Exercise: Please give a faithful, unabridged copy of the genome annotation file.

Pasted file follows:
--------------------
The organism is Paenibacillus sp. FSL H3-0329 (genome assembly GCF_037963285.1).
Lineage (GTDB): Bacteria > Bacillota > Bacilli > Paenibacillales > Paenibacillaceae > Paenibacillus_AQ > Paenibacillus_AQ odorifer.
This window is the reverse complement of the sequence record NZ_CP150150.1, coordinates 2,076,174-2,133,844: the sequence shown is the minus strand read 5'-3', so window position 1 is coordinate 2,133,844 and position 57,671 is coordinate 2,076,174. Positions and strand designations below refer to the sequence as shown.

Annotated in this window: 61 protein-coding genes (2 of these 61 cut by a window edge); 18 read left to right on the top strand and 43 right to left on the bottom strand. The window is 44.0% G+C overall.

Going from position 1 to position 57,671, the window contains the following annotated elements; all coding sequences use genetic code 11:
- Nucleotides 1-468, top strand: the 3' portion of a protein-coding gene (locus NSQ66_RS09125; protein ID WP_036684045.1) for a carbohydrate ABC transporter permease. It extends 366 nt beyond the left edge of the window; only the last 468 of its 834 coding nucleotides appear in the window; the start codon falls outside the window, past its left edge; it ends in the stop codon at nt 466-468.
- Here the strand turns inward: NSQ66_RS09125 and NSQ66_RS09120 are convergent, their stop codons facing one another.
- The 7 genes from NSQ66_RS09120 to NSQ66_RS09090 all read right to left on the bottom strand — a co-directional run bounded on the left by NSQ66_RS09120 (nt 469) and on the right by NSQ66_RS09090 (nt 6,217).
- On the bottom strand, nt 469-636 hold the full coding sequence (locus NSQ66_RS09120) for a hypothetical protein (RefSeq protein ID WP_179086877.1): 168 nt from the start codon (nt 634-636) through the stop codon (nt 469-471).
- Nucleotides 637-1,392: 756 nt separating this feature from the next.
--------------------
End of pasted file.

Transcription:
The organism is Paenibacillus sp. FSL H3-0329 (genome assembly GCF_037963285.1).
Lineage (GTDB): Bacteria > Bacillota > Bacilli > Paenibacillales > Paenibacillaceae > Paenibacillus_AQ > Paenibacillus_AQ odorifer.
This window is the reverse complement of the sequence record NZ_CP150150.1, coordinates 2,076,174-2,133,844: the sequence shown is the minus strand read 5'-3', so window position 1 is coordinate 2,133,844 and position 57,671 is coordinate 2,076,174. Positions and strand designations below refer to the sequence as shown.

Annotated in this window: 61 protein-coding genes (2 of these 61 cut by a window edge); 18 read left to right on the top strand and 43 right to left on the bottom strand. The window is 44.0% G+C overall.

Going from position 1 to position 57,671, the window contains the following annotated elements; all coding sequences use genetic code 11:
- Nucleotides 1-468, top strand: the 3' portion of a protein-coding gene (locus NSQ66_RS09125; protein ID WP_036684045.1) for a carbohydrate ABC transporter permease. It extends 366 nt beyond the left edge of the window; only the last 468 of its 834 coding nucleotides appear in the window; the start codon falls outside the window, past its left edge; it ends in the stop codon at nt 466-468.
- Here the strand turns inward: NSQ66_RS09125 and NSQ66_RS09120 are convergent, their stop codons facing one another.
- The 7 genes from NSQ66_RS09120 to NSQ66_RS09090 all read right to left on the bottom strand — a co-directional run bounded on the left by NSQ66_RS09120 (nt 469) and on the right by NSQ66_RS09090 (nt 6,217).
- On the bottom strand, nt 469-636 hold the full coding sequence (locus NSQ66_RS09120) for a hypothetical protein (RefSeq protein ID WP_179086877.1): 168 nt from the start codon (nt 634-636) through the stop codon (nt 469-471).
- Nucleotides 637-1,392: 756 nt separating this feature from the next.